In the 2013 Homer Ironman Triathlon, Will Oviatt of Anchorage approaches the top of East Hill. Oviatt went on to finish fifth place overall.-Photo by Hal Spence

In the 2013 Homer Ironman Triathlon, Will Oviatt of Anchorage approaches the top of East Hill. Oviatt went on to finish fifth place overall.-Photo by Hal Spence

‘Unified’ team to compete in triathlon

Having won a gold medal at the Special Olympics USA Games in June, Homer swimmer Myrna Kuchenoff will be back in the pool on Saturday. This time, she will compete as part of a three-member unified Special Olympics team participating in the 14th annual Homer Ironman Triathlon, a fundraiser for the Homer High School Mariner swim and dive team.

Unified teams combine Special Olympic and non-Special Olympic athletes. This will be the first unified team to compete in the triathlon. Kuchenoff will swim the 1,000-yard competition at Kate Kuhns Aquatic Center; teammate Mark Eason, the non-Special Olympic athlete on the team, will provide the 15-mile bicycle link; Scott Trail will run the five-mile final leg of the event.

“I saw the triathlon advertised at the pool and I was thinking our athletes could do this,” said Ruhiyyih Baker, who coached Alaska’s Special Olympic swim team of Kuchenoff and Elizabeth Broeckel-Berryman of Anchorage in the USA Games. Those swimming events were held at Princeton University.

Kuchenoff was an easy fit for the swim portion. Trail, from Nikolaevsk, immediately came to mind as the team’s runner. Having showed up after the start of the 5k Special Olympics Torch Run in May, Trail quickly registered and took off running. 

“And he was the first one in,” said Baker. “That’s what brought him to mind. I thought, ‘Hey, I bet Scott can do this.’”

Finding someone to do the 15-mile bicycle portion took a bit more doing.

Eason, who works at The Center, has participated in Special Olympics unified bocce.

“We went to state in our division and got our gold medal and I’ve helped out with bocce again this year,” said Eason. 

Carol Schuler, the Special Olympics community director in Homer, was aware Eason commuted to work every day on his bicycle.

“And she was desperate. They had a swimmer and a runner, but they couldn’t find a biker, so she asked if I’d bike,” said Eason. “I thought about it for a minute and said I’d do it. Then I found out how long it was.”

Eason’s daily commute consists of riding from his home at the top of Baycrest to The Center on Ben Walters Lane, so hills are nothing new. Having never done East Hill, he recently gave it a try.

“It’s a grind, but you eventually get to the top one pedal after another,” said Eason. “I told Carol I could do it, but I wouldn’t be a super hero. Myrna and Scott are the athletes. I’m the middle link holding the team together.”

Kuchenoff’s frequent visits to the pool are helping her prepare for Saturday’s race. Trail, the youngest member of the team, is a senior at Nikolaevsk High School. He is training for the triathlon by running with his brother, Greg, a junior who runs cross country for Nikolaevsk. Trail also swims for Special Olympics and plays Mixed 6 Volleyball at Nikolaevsk.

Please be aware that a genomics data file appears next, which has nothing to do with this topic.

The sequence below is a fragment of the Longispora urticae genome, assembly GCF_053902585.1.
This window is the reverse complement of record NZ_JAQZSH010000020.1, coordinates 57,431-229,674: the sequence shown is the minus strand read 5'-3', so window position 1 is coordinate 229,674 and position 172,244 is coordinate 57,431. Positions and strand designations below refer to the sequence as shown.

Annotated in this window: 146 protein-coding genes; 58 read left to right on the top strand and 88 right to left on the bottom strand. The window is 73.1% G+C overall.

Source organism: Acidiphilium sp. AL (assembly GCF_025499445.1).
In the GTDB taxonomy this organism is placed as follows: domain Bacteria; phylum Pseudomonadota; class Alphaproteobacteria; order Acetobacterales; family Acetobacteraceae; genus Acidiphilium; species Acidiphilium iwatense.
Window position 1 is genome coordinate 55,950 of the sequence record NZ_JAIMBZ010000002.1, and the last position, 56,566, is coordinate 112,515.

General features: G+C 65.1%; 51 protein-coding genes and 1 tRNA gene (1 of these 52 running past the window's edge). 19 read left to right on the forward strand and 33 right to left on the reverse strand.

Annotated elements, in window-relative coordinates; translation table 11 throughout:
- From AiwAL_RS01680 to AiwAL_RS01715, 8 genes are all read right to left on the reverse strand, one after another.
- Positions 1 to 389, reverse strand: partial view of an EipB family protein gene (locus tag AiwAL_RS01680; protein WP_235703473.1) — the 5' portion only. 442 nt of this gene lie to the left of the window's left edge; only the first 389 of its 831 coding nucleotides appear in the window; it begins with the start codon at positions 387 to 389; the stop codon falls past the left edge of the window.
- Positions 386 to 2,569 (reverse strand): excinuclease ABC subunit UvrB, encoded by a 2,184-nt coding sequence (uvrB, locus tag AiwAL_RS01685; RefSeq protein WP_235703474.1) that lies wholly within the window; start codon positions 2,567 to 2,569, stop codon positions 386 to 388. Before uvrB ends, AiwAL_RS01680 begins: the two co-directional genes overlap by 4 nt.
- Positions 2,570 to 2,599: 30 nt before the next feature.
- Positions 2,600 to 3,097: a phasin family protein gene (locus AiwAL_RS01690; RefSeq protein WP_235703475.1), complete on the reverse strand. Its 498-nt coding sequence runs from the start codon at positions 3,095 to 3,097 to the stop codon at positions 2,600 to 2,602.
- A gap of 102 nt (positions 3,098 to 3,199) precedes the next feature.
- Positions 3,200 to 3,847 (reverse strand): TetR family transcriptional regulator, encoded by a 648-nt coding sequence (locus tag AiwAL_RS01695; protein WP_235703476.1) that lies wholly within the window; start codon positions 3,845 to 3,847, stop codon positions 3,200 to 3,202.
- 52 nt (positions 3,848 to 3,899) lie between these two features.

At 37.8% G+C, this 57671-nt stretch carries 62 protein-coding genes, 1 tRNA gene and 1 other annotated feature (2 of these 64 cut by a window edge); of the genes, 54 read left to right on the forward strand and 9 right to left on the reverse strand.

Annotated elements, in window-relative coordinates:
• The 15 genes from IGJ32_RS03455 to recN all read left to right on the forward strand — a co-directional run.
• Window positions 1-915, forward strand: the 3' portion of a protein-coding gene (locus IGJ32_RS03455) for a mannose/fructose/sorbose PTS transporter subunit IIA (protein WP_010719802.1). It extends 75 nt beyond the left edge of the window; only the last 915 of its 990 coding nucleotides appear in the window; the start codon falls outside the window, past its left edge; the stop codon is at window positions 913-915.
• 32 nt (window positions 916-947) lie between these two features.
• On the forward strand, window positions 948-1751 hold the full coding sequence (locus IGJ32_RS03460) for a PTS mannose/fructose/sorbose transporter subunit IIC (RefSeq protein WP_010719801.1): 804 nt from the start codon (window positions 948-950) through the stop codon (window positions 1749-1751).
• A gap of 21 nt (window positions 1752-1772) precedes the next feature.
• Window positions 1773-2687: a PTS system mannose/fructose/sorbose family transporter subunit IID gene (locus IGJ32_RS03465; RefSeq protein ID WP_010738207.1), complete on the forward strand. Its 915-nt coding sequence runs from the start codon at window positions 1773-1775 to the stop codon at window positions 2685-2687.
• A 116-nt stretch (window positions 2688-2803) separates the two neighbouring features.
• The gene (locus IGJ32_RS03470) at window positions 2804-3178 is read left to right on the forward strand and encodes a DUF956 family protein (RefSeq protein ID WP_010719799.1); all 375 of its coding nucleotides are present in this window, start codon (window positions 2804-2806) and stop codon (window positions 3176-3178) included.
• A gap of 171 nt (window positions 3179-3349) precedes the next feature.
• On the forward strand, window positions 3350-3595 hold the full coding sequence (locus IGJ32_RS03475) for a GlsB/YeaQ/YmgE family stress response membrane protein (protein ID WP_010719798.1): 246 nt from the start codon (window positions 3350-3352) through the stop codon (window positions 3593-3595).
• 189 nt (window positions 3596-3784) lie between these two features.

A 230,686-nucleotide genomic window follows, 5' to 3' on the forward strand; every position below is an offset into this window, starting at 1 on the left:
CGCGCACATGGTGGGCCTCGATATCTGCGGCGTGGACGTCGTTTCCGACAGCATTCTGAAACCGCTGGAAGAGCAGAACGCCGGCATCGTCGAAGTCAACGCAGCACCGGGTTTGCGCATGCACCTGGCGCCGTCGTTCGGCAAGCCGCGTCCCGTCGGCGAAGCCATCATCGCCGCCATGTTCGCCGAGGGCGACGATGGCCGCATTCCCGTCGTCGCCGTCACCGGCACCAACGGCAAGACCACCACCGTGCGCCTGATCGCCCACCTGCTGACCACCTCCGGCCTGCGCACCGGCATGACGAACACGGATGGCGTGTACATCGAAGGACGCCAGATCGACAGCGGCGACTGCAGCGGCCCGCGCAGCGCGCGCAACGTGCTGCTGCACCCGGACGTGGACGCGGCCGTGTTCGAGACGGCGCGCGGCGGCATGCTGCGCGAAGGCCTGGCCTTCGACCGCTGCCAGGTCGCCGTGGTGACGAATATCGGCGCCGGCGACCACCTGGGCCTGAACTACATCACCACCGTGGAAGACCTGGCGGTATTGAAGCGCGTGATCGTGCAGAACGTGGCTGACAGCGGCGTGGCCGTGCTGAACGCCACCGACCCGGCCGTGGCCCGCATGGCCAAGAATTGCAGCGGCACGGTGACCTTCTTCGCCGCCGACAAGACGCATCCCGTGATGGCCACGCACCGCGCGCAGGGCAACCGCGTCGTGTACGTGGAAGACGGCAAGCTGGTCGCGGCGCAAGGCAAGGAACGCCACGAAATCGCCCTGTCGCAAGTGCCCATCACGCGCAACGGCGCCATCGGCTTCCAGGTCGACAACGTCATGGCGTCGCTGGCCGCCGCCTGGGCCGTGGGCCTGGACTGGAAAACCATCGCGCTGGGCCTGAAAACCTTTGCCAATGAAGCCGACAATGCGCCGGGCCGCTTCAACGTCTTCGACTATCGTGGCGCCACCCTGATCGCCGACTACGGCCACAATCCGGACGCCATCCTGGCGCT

“He’s been playing sports since he was in kindergarten. They’ve always included him at Nikolaevsk,” said his mother, Jeri.

Unified sports benefit more than just the athletes, according to Jeri Trail.

“For the athlete, it sends them the message that they’re just part of the group. It’s their community and, of course they should be included. They’re not any different than anybody else in the pool or on the course,” she said. “For non-special needs athletes, it shows that these kids have different struggles, but are out there, practicing. I also think it teaches a lot of tolerance.”

For the parents of Special Olympic athletes, Jeri Trail said unified sports “mean everything. I can’t even begin to go into what it means for us. And for parents who don’t have children with special needs, it sends a big message that they can do a lot more than they’re given credit for. For everybody, when you see these athletes out there, it’s great.”

Baker said unified teams are a way of “turning the mindset around about what Special Olympics is and who the athletes are. We’re just regular people. It might take a little longer to learn the same thing another child might learn, but they can do it with the right coaching and the right unified partner.”

McKibben Jackinsky can be reached at


14th annual Homer Ironman Triathlon

1,000-yard swim, 15-mile bike, 5-mile run

Fundraiser for the Homer Mariner swim and dive team.

Kate Kuhns Aquatic Center — Saturday

Warm-ups in the pool: 7 a.m.

Competition begins: 8 a.m.

Registration $50 for individual, $100 for team, includes T-shirt

Register at the pool or by contacting Anita Harry, race coordinator, at 399-8032, 235-4600 or

For more information about Special Olympics and unified sports, call Schuler at 235-7805 ext. 332.

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